I wrote this post for Spellbound Scribes, but it’s something I’ve been thinking about for a long time.
I’ll talk about Evangelion. I promise.
We see the word identity a lot these days. “Self identity.” “Cultural identity.” “Identity politics.” “I identify as…” It’s part of the human condition to constantly question who we are as individuals, as a society, as creatures who live linearly but exist non-dimensionally.
Any one of us can name a number of roles and characteristics that define us for ourselves and others: male, female, agender, parent, person of color, spoonie, bisexual, candlestick maker, superhero, whatever. Each of us is some amalgamation of descriptors that can only start to sum up the who and what of the stuff between our ears. And as intersectionality becomes a more widely recognized and emphasized facet of politics and personality, our society is coming to realize that each of us is more than our nationality, sexuality, or vocation.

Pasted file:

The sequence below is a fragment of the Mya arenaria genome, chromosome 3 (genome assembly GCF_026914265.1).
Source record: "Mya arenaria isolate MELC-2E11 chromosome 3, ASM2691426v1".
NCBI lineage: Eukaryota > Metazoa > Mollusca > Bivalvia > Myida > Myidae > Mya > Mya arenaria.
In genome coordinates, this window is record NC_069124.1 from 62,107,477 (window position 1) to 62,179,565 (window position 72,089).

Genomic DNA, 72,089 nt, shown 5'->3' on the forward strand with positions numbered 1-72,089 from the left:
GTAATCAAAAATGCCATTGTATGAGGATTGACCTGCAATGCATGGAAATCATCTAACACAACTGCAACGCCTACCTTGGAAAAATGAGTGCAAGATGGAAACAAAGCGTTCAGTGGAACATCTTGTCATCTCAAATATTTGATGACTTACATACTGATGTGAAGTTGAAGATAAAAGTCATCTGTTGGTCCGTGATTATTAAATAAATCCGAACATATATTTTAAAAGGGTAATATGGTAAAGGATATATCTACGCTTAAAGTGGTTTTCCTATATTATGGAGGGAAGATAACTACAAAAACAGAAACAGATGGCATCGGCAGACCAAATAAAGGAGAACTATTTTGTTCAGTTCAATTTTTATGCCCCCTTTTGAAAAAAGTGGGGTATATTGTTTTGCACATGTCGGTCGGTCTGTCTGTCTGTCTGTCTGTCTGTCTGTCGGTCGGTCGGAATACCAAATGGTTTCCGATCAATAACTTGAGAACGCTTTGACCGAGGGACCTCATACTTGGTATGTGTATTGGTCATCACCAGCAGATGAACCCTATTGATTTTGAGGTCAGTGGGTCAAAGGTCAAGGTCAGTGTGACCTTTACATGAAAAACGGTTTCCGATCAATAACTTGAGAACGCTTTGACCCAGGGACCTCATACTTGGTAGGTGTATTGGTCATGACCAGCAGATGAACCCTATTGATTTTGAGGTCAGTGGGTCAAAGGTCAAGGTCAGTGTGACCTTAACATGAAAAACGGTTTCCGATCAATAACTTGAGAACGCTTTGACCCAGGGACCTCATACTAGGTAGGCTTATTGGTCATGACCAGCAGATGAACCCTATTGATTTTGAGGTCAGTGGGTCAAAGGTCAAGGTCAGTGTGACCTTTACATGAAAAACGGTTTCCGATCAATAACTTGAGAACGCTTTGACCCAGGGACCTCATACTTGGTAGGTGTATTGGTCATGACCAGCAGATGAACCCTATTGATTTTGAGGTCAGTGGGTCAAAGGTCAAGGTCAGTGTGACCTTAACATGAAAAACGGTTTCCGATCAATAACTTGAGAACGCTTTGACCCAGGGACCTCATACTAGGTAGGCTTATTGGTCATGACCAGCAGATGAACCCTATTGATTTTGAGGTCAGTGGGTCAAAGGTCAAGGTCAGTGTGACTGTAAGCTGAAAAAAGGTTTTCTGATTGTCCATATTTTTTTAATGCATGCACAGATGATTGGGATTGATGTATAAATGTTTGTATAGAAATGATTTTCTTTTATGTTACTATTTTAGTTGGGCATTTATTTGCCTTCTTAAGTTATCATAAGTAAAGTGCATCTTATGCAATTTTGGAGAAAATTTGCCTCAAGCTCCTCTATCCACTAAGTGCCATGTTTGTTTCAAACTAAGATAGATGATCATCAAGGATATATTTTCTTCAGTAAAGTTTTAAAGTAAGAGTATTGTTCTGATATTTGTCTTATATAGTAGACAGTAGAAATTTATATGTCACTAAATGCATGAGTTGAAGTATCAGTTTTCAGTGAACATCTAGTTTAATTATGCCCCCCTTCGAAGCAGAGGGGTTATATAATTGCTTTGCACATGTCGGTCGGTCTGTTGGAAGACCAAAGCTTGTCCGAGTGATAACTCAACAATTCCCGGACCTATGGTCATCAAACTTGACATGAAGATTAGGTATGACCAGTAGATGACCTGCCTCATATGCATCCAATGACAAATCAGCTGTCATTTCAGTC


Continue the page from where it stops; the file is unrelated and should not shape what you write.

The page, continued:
But in spite of that recognition, most of us have one…
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